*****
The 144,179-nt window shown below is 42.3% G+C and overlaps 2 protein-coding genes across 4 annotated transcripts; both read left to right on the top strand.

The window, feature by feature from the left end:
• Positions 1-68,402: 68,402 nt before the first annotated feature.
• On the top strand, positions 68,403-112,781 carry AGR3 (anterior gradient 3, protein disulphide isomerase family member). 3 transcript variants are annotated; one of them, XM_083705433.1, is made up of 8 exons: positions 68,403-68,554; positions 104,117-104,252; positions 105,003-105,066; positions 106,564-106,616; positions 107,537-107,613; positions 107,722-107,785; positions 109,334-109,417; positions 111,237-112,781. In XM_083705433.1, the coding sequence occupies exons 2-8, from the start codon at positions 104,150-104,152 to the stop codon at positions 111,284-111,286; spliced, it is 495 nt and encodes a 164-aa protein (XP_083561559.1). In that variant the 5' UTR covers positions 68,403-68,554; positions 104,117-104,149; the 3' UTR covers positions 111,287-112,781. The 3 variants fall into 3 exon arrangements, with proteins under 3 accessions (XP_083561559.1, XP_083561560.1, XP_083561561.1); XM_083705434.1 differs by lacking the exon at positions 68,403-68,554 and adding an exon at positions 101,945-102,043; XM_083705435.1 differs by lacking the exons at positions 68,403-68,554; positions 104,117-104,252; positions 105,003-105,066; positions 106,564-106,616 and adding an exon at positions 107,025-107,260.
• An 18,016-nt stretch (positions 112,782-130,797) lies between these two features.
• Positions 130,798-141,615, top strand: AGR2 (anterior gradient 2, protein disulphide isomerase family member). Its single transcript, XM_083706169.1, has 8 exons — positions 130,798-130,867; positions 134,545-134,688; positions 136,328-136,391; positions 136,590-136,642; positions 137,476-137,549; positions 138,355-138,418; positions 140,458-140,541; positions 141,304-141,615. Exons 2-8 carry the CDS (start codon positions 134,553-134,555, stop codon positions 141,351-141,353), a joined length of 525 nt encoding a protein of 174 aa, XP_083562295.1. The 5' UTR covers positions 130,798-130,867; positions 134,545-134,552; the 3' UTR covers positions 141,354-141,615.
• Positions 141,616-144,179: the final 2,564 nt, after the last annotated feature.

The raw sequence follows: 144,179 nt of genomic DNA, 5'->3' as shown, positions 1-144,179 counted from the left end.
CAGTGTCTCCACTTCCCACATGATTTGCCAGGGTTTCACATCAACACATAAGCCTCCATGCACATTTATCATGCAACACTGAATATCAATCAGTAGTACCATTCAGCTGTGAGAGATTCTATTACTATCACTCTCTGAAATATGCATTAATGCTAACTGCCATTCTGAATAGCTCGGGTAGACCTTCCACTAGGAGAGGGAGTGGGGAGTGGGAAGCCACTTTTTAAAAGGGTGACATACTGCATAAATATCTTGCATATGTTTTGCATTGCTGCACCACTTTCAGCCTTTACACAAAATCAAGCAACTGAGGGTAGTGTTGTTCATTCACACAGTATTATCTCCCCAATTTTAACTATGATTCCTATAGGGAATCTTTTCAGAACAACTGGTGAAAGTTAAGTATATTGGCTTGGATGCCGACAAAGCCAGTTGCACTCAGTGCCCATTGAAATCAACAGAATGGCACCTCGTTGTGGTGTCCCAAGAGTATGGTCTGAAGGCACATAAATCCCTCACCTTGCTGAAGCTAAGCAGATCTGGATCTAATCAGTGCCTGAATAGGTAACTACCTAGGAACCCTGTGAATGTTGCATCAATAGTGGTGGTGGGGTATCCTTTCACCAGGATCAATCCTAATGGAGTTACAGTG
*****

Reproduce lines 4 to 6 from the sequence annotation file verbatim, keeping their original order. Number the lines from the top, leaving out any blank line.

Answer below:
• On the top strand, positions 68,403-112,781 carry AGR3 (anterior gradient 3, protein disulphide isomerase family member). 3 transcript variants are annotated; one of them, XM_083705433.1, is made up of 8 exons: positions 68,403-68,554; positions 104,117-104,252; positions 105,003-105,066; positions 106,564-106,616; positions 107,537-107,613; positions 107,722-107,785; positions 109,334-109,417; positions 111,237-112,781. In XM_083705433.1, the coding sequence occupies exons 2-8, from the start codon at positions 104,150-104,152 to the stop codon at positions 111,284-111,286; spliced, it is 495 nt and encodes a 164-aa protein (XP_083561559.1). In that variant the 5' UTR covers positions 68,403-68,554; positions 104,117-104,149; the 3' UTR covers positions 111,287-112,781. The 3 variants fall into 3 exon arrangements, with proteins under 3 accessions (XP_083561559.1, XP_083561560.1, XP_083561561.1); XM_083705434.1 differs by lacking the exon at positions 68,403-68,554 and adding an exon at positions 101,945-102,043; XM_083705435.1 differs by lacking the exons at positions 68,403-68,554; positions 104,117-104,252; positions 105,003-105,066; positions 106,564-106,616 and adding an exon at positions 107,025-107,260.
• An 18,016-nt stretch (positions 112,782-130,797) lies between these two features.
• Positions 130,798-141,615, top strand: AGR2 (anterior gradient 2, protein disulphide isomerase family member). Its single transcript, XM_083706169.1, has 8 exons — positions 130,798-130,867; positions 134,545-134,688; positions 136,328-136,391; positions 136,590-136,642; positions 137,476-137,549; positions 138,355-138,418; positions 140,458-140,541; positions 141,304-141,615. Exons 2-8 carry the CDS (start codon positions 134,553-134,555, stop codon positions 141,351-141,353), a joined length of 525 nt encoding a protein of 174 aa, XP_083562295.1. The 5' UTR covers positions 130,798-130,867; positions 134,545-134,552; the 3' UTR covers positions 141,354-141,615.